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Ife Objects and Collections in and out of Africa

coordinator: Dr. Musa Hambolu  (Director Research, Planning and Publication, National Commission for Museums and Monuments, Nigeria)

co-coordinator: Dr. Editha Platte (Senior Researcher, Frobenius-Institut at the Goethe-University Frankfurt a. M.)

March 2007-2009

 

Ife objects and collections in and out of Africa. A project for making documents and information on Ife objects and collections available for research and education purposes.

A Pilot Project within the British Museum Project "Enhancing the Contemporary Use of African Artefacts" 

 

Ife art is known to the world outside the ancient kingdom of Ife/Nigeria since approx. 1910. In that year Leo Frobenius started an expedition to Nigeria where he found the brass head of Olokun (the god of the ocean from the Yoruba pantheon), which was henceforth taken as a proof of the high standard of African art. As such, a great interest in Ife brass, stone and terracotta objects developed by Western scientists as well as from Nigerians. In 1938 a second excavation was carried out during which 18 brass objects were found. Some of them were taken to America, one to the British Museum in London, 25 to Germany and most stayed in Ife itself and were integrated into the newly established Ife-museum. From 1941 onwards a number of scientific excavations were organised (1953: Bernhard Fagg, William Fagg and John Goodwin; 1957/62,63: Frank Willett; Oliver Meyers; 1969: Ekpo Eyo; 1971-72: Peter Garlake; Omotosho Eluyemi: undocumented materials; Fr. W. Welt; from 2000 onwards: Suzanne Preston Blier; etc.) and objects were scattered all over the world.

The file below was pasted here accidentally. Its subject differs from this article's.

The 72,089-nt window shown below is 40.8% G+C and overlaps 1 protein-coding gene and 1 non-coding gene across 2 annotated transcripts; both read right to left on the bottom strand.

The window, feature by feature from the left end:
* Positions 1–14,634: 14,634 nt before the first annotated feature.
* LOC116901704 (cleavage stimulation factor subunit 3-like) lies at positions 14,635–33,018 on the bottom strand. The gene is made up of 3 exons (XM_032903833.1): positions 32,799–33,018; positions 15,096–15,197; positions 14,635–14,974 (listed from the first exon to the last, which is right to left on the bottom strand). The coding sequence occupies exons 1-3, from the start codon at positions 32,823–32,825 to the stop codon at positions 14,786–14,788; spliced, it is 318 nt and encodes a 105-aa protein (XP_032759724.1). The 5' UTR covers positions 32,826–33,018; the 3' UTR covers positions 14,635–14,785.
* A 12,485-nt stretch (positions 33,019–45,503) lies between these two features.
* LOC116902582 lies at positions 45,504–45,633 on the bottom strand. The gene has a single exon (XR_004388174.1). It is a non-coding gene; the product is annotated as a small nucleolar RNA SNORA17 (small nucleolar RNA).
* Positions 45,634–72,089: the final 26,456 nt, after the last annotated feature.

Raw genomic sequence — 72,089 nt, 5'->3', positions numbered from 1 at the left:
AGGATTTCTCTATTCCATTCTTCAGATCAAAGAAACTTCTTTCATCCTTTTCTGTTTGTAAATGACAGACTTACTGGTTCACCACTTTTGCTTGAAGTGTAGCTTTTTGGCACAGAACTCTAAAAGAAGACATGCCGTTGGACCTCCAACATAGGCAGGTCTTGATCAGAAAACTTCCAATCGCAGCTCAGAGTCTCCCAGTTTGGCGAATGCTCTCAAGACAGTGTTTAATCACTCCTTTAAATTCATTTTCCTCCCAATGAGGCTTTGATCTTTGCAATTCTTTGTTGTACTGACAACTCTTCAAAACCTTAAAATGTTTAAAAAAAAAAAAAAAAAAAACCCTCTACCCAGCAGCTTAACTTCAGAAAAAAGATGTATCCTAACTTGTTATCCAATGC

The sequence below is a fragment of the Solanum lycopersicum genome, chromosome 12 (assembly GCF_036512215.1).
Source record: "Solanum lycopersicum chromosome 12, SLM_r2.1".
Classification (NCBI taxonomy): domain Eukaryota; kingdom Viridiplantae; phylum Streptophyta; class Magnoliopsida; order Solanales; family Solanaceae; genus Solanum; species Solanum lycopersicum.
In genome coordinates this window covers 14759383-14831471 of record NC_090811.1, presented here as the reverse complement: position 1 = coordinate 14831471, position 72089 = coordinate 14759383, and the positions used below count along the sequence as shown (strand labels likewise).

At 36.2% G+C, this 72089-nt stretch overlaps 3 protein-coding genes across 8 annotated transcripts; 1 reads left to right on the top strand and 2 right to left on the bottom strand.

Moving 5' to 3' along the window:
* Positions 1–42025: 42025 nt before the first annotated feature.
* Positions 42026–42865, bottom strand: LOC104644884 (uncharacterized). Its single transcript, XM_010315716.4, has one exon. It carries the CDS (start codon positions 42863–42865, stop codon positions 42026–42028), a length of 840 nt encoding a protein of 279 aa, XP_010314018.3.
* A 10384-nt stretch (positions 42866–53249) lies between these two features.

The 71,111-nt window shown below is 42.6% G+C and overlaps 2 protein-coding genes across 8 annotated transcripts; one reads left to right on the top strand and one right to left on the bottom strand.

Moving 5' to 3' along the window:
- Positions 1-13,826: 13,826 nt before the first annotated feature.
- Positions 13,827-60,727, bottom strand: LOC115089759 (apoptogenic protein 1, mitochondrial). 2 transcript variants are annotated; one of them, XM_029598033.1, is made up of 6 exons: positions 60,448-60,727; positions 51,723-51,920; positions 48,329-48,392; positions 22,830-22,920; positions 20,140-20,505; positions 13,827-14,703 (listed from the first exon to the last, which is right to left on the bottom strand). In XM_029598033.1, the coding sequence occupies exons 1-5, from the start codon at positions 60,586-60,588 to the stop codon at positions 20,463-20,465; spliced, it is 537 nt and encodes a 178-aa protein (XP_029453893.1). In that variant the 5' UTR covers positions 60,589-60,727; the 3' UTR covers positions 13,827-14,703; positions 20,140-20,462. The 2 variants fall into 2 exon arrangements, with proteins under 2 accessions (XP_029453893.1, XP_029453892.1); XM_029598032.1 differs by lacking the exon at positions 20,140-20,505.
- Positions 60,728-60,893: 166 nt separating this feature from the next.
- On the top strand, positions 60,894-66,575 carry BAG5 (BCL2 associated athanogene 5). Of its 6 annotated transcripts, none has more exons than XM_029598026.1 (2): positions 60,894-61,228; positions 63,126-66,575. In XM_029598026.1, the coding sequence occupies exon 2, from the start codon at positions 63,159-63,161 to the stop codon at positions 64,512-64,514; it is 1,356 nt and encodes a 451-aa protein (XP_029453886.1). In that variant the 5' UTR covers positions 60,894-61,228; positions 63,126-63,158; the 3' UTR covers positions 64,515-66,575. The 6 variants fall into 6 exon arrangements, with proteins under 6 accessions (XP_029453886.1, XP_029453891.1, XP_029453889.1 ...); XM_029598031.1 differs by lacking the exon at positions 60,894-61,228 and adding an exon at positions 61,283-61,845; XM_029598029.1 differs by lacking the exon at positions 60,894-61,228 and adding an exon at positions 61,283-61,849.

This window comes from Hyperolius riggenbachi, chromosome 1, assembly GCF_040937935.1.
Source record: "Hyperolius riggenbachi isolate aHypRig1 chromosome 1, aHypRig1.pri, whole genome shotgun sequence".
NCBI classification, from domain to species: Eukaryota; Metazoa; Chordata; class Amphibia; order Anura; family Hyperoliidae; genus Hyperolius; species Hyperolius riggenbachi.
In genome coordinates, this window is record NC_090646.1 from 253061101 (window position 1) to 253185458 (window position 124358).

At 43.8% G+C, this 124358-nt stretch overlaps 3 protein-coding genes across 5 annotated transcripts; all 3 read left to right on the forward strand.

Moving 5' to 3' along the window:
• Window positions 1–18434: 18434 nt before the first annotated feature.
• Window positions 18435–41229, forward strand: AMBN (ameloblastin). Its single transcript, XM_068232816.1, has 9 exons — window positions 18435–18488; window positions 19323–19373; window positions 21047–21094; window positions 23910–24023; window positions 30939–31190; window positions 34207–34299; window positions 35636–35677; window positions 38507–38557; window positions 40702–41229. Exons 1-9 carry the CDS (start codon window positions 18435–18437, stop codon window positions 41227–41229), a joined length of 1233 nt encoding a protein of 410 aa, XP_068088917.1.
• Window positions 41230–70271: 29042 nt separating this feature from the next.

But it is not only the famous brass and terracotta objects themselves which toured in and out of Africa, but also drawings and photos of those objects which were produced as descriptive material and which are - in some cases - the only material now available (e.g. the brass head Frobenius dug out in 1910 is only known today through a drawing and photos).

Besides this primary material, the secondary use of the famous objects is, likewise, of great importance. In Europe, they were integrated into the discourse of developing art world of European Modernism during the first half of the 20th century, in Nigeria they became of great importance within the modern academic art history as well. Within this context of their different uses, the recent meaning of these objects for the people of Ife themselves and Nigeria as a whole is of interest. Their integration into local political discourses and usage as emblems on the national level will be an important additional path of understanding African objects in a contemporary context. Furthermore we have to consider the fact that these objects are not only officially used but also integrated into the African and European art market, where they tour as fakes and imitations/airport art.

Whereas material aspects of Ife-objects are of great importance, the non-material features, the intangible dimensions must equally be considered. As such, oral traditions of origin, usage, meaning, spiritual connections, etc. will be integrated as documentation categories and will play a central role in the study.